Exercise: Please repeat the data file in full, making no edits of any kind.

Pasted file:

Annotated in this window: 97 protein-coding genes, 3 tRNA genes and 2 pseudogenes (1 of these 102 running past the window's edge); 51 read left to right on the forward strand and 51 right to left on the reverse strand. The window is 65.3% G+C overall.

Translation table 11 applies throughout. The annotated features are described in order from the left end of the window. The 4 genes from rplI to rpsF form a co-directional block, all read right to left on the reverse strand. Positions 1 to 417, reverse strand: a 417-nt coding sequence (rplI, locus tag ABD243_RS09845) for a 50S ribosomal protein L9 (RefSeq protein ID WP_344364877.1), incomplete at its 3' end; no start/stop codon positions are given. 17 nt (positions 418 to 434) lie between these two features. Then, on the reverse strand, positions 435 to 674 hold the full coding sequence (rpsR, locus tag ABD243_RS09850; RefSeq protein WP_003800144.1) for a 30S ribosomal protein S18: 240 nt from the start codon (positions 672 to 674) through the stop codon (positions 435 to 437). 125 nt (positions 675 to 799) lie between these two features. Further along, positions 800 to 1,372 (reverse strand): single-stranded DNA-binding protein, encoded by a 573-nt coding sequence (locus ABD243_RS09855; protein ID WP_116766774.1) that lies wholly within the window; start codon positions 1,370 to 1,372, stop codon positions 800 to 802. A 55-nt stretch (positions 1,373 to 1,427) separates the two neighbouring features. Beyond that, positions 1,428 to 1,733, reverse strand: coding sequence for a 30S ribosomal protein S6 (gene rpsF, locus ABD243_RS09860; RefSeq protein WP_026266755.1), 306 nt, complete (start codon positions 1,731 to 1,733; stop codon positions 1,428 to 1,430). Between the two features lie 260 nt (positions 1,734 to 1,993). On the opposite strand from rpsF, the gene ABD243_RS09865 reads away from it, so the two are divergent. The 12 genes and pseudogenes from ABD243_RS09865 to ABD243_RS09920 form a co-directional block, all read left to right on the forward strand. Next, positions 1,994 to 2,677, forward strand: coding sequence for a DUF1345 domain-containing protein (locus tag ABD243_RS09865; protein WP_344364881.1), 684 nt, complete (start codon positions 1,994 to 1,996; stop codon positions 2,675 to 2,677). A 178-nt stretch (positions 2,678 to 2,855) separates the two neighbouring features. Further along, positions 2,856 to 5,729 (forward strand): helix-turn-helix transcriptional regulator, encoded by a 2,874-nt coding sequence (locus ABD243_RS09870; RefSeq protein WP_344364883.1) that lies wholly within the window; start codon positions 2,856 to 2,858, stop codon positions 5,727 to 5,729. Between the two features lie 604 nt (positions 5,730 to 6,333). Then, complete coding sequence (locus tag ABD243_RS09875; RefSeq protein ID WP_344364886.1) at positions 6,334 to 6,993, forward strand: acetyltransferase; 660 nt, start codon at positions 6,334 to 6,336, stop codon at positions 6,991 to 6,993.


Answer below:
Annotated in this window: 97 protein-coding genes, 3 tRNA genes and 2 pseudogenes (1 of these 102 running past the window's edge); 51 read left to right on the forward strand and 51 right to left on the reverse strand. The window is 65.3% G+C overall.

Translation table 11 applies throughout. The annotated features are described in order from the left end of the window. The 4 genes from rplI to rpsF form a co-directional block, all read right to left on the reverse strand. Positions 1 to 417, reverse strand: a 417-nt coding sequence (rplI, locus tag ABD243_RS09845) for a 50S ribosomal protein L9 (RefSeq protein ID WP_344364877.1), incomplete at its 3' end; no start/stop codon positions are given. 17 nt (positions 418 to 434) lie between these two features. Then, on the reverse strand, positions 435 to 674 hold the full coding sequence (rpsR, locus tag ABD243_RS09850; RefSeq protein WP_003800144.1) for a 30S ribosomal protein S18: 240 nt from the start codon (positions 672 to 674) through the stop codon (positions 435 to 437). 125 nt (positions 675 to 799) lie between these two features. Further along, positions 800 to 1,372 (reverse strand): single-stranded DNA-binding protein, encoded by a 573-nt coding sequence (locus ABD243_RS09855; protein ID WP_116766774.1) that lies wholly within the window; start codon positions 1,370 to 1,372, stop codon positions 800 to 802. A 55-nt stretch (positions 1,373 to 1,427) separates the two neighbouring features. Beyond that, positions 1,428 to 1,733, reverse strand: coding sequence for a 30S ribosomal protein S6 (gene rpsF, locus ABD243_RS09860; RefSeq protein WP_026266755.1), 306 nt, complete (start codon positions 1,731 to 1,733; stop codon positions 1,428 to 1,430). Between the two features lie 260 nt (positions 1,734 to 1,993). On the opposite strand from rpsF, the gene ABD243_RS09865 reads away from it, so the two are divergent. The 12 genes and pseudogenes from ABD243_RS09865 to ABD243_RS09920 form a co-directional block, all read left to right on the forward strand. Next, positions 1,994 to 2,677, forward strand: coding sequence for a DUF1345 domain-containing protein (locus tag ABD243_RS09865; protein WP_344364881.1), 684 nt, complete (start codon positions 1,994 to 1,996; stop codon positions 2,675 to 2,677). A 178-nt stretch (positions 2,678 to 2,855) separates the two neighbouring features. Further along, positions 2,856 to 5,729 (forward strand): helix-turn-helix transcriptional regulator, encoded by a 2,874-nt coding sequence (locus ABD243_RS09870; RefSeq protein WP_344364883.1) that lies wholly within the window; start codon positions 2,856 to 2,858, stop codon positions 5,727 to 5,729. Between the two features lie 604 nt (positions 5,730 to 6,333). Then, complete coding sequence (locus tag ABD243_RS09875; RefSeq protein ID WP_344364886.1) at positions 6,334 to 6,993, forward strand: acetyltransferase; 660 nt, start codon at positions 6,334 to 6,336, stop codon at positions 6,991 to 6,993.